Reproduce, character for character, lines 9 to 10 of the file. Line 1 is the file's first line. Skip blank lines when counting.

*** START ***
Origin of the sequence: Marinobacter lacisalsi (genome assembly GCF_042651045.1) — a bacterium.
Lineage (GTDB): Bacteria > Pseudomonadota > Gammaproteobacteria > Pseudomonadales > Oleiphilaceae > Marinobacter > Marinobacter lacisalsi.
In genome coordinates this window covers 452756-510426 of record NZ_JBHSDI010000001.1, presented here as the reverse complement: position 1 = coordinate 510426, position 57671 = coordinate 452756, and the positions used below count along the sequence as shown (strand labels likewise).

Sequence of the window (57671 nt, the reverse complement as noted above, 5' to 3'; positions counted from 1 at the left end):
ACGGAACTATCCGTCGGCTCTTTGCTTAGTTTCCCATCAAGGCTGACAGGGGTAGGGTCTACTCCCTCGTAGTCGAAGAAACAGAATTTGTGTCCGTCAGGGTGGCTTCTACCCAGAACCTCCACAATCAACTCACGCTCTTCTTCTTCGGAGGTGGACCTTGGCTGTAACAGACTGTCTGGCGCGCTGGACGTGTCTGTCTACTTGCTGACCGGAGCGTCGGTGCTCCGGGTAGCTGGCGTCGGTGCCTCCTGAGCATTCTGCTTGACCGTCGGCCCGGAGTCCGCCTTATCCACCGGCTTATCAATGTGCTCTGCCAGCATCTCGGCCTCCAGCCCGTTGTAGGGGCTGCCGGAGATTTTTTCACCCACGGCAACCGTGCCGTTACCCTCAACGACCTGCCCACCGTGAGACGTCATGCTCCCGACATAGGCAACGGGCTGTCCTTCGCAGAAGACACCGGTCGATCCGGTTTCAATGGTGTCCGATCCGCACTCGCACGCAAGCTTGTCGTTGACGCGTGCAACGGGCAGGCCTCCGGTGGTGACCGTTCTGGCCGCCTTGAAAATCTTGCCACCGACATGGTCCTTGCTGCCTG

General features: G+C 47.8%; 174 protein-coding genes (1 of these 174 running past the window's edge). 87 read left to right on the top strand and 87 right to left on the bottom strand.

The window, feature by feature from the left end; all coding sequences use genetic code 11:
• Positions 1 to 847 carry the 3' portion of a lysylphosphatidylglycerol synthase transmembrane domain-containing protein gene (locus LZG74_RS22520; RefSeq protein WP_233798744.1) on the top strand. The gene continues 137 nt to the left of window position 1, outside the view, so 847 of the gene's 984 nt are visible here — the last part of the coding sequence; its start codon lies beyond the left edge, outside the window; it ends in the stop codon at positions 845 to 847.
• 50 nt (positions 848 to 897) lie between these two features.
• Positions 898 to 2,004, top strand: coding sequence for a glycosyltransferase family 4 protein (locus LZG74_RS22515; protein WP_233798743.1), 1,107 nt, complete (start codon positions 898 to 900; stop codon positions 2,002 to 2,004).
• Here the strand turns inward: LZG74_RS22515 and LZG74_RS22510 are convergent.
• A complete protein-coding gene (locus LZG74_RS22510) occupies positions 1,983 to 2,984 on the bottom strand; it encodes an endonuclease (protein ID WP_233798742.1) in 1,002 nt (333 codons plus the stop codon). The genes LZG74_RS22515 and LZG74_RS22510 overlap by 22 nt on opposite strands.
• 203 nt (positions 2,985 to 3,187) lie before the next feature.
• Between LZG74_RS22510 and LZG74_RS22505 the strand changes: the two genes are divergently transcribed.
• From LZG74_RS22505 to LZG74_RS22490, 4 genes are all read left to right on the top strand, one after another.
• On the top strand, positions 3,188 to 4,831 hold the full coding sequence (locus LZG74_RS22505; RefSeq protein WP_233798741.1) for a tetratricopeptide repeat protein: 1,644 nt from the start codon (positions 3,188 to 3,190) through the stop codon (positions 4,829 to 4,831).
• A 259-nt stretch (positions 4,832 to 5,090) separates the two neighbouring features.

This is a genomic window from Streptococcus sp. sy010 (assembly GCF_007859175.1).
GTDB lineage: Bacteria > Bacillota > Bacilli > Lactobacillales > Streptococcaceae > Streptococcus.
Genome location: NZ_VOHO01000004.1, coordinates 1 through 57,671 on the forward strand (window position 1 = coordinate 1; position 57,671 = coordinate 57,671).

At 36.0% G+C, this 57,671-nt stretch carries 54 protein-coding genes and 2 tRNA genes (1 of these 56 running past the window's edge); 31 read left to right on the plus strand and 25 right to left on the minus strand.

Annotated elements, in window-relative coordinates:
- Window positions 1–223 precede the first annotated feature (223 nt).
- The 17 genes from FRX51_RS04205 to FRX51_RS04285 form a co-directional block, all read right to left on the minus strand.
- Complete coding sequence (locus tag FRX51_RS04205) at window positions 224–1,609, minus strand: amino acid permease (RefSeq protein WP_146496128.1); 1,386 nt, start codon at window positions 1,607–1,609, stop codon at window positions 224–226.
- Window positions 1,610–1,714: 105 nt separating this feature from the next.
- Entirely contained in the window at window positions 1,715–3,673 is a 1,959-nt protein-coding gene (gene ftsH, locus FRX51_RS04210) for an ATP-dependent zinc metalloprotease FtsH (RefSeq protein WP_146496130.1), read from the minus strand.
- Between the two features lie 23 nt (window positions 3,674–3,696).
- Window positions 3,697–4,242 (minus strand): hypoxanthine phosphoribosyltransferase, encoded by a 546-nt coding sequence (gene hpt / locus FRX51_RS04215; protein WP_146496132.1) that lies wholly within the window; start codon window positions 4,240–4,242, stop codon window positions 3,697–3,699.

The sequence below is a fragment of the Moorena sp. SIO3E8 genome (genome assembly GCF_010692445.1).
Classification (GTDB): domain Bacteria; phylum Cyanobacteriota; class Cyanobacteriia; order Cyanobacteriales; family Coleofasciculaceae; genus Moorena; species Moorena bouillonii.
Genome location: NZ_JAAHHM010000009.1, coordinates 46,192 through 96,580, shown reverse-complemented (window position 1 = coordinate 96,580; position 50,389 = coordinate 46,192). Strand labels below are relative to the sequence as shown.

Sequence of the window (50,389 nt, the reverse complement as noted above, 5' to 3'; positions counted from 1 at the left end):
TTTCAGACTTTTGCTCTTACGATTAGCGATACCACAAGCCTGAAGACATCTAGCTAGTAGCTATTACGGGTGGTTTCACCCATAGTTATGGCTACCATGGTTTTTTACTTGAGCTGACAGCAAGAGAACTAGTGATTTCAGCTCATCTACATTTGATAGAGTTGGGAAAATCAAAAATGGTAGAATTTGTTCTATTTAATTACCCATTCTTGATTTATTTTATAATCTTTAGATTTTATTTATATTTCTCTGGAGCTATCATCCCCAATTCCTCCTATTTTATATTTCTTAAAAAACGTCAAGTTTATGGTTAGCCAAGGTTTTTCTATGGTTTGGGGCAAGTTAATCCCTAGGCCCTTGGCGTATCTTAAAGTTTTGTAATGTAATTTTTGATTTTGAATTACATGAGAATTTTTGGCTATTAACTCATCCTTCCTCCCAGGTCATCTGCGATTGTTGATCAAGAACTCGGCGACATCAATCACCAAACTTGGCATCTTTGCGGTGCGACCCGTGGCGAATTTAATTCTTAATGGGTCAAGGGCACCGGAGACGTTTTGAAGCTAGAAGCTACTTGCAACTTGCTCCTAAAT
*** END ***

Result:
• 50 nt (positions 848 to 897) lie between these two features.
• Positions 898 to 2,004, top strand: coding sequence for a glycosyltransferase family 4 protein (locus LZG74_RS22515; protein WP_233798743.1), 1,107 nt, complete (start codon positions 898 to 900; stop codon positions 2,002 to 2,004).